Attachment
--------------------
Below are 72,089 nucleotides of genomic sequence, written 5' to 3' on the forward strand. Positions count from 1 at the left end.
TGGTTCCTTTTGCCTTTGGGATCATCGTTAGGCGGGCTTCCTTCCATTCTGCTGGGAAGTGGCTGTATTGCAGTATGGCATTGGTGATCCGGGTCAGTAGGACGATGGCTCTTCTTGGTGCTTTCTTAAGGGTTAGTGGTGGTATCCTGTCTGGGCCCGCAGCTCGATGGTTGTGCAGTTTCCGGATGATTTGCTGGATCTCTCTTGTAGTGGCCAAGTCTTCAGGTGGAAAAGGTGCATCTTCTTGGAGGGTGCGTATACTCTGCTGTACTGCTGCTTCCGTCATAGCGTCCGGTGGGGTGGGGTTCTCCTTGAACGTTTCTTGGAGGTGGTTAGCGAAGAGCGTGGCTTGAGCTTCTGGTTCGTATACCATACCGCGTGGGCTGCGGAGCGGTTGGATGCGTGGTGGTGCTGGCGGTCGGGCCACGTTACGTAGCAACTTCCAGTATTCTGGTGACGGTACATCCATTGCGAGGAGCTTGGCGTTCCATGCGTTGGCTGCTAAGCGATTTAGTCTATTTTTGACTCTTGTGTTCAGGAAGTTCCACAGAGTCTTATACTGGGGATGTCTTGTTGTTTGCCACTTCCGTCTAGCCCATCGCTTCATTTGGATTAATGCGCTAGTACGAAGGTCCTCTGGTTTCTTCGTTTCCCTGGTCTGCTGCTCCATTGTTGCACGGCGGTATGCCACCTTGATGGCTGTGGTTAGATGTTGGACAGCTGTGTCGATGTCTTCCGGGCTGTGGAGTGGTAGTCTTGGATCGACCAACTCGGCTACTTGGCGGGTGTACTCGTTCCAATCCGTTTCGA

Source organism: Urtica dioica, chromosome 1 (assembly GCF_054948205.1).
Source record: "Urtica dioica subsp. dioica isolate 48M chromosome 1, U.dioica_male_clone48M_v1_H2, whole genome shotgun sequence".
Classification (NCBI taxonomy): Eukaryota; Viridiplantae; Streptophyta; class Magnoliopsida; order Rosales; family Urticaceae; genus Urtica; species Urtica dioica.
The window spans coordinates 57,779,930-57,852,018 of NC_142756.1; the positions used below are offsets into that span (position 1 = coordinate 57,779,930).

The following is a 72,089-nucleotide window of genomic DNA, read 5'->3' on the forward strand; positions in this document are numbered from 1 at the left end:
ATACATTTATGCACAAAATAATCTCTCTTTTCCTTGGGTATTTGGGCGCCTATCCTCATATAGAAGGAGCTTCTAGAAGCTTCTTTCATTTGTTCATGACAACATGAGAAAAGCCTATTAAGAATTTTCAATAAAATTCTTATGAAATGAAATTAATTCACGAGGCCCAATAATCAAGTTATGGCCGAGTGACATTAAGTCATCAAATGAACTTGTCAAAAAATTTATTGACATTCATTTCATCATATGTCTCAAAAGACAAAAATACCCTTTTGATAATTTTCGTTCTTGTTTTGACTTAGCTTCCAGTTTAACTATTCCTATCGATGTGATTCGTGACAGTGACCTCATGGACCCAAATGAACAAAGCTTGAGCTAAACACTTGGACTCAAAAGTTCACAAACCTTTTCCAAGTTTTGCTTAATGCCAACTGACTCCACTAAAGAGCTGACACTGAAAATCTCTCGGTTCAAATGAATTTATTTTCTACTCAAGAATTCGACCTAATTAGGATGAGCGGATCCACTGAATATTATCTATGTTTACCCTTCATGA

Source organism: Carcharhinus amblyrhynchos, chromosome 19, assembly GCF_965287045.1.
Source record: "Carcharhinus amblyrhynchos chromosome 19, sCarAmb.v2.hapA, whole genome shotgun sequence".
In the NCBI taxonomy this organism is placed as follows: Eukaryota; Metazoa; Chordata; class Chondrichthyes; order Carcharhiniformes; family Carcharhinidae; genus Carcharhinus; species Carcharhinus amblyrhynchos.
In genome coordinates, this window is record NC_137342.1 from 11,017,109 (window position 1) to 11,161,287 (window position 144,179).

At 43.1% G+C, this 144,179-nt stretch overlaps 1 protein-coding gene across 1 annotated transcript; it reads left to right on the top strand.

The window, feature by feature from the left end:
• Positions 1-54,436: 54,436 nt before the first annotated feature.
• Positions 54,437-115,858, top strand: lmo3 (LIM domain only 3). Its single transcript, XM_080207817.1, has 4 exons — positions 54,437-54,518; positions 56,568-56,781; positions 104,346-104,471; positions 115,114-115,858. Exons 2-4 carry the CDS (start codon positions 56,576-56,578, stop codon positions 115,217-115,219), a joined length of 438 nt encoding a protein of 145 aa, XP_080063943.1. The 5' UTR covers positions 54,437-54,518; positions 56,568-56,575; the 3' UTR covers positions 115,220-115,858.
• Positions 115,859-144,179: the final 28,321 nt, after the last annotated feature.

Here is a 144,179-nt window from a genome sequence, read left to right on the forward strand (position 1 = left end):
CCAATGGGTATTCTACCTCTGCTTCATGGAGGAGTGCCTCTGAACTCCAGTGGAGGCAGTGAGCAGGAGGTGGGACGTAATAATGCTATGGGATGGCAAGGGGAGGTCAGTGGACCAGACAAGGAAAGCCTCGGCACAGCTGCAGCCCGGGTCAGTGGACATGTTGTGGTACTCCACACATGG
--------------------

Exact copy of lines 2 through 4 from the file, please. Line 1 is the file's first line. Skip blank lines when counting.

TGGTTCCTTTTGCCTTTGGGATCATCGTTAGGCGGGCTTCCTTCCATTCTGCTGGGAAGTGGCTGTATTGCAGTATGGCATTGGTGATCCGGGTCAGTAGGACGATGGCTCTTCTTGGTGCTTTCTTAAGGGTTAGTGGTGGTATCCTGTCTGGGCCCGCAGCTCGATGGTTGTGCAGTTTCCGGATGATTTGCTGGATCTCTCTTGTAGTGGCCAAGTCTTCAGGTGGAAAAGGTGCATCTTCTTGGAGGGTGCGTATACTCTGCTGTACTGCTGCTTCCGTCATAGCGTCCGGTGGGGTGGGGTTCTCCTTGAACGTTTCTTGGAGGTGGTTAGCGAAGAGCGTGGCTTGAGCTTCTGGTTCGTATACCATACCGCGTGGGCTGCGGAGCGGTTGGATGCGTGGTGGTGCTGGCGGTCGGGCCACGTTACGTAGCAACTTCCAGTATTCTGGTGACGGTACATCCATTGCGAGGAGCTTGGCGTTCCATGCGTTGGCTGCTAAGCGATTTAGTCTATTTTTGACTCTTGTGTTCAGGAAGTTCCACAGAGTCTTATACTGGGGATGTCTTGTTGTTTGCCACTTCCGTCTAGCCCATCGCTTCATTTGGATTAATGCGCTAGTACGAAGGTCCTCTGGTTTCTTCGTTTCCCTGGTCTGCTGCTCCATTGTTGCACGGCGGTATGCCACCTTGATGGCTGTGGTTAGATGTTGGACAGCTGTGTCGATGTCTTCCGGGCTGTGGAGTGGTAGTCTTGGATCGACCAACTCGGCTACTTGGCGGGTGTACTCGTTCCAATCCGTTTCGA

Source organism: Urtica dioica, chromosome 1 (assembly GCF_054948205.1).
Source record: "Urtica dioica subsp. dioica isolate 48M chromosome 1, U.dioica_male_clone48M_v1_H2, whole genome shotgun sequence".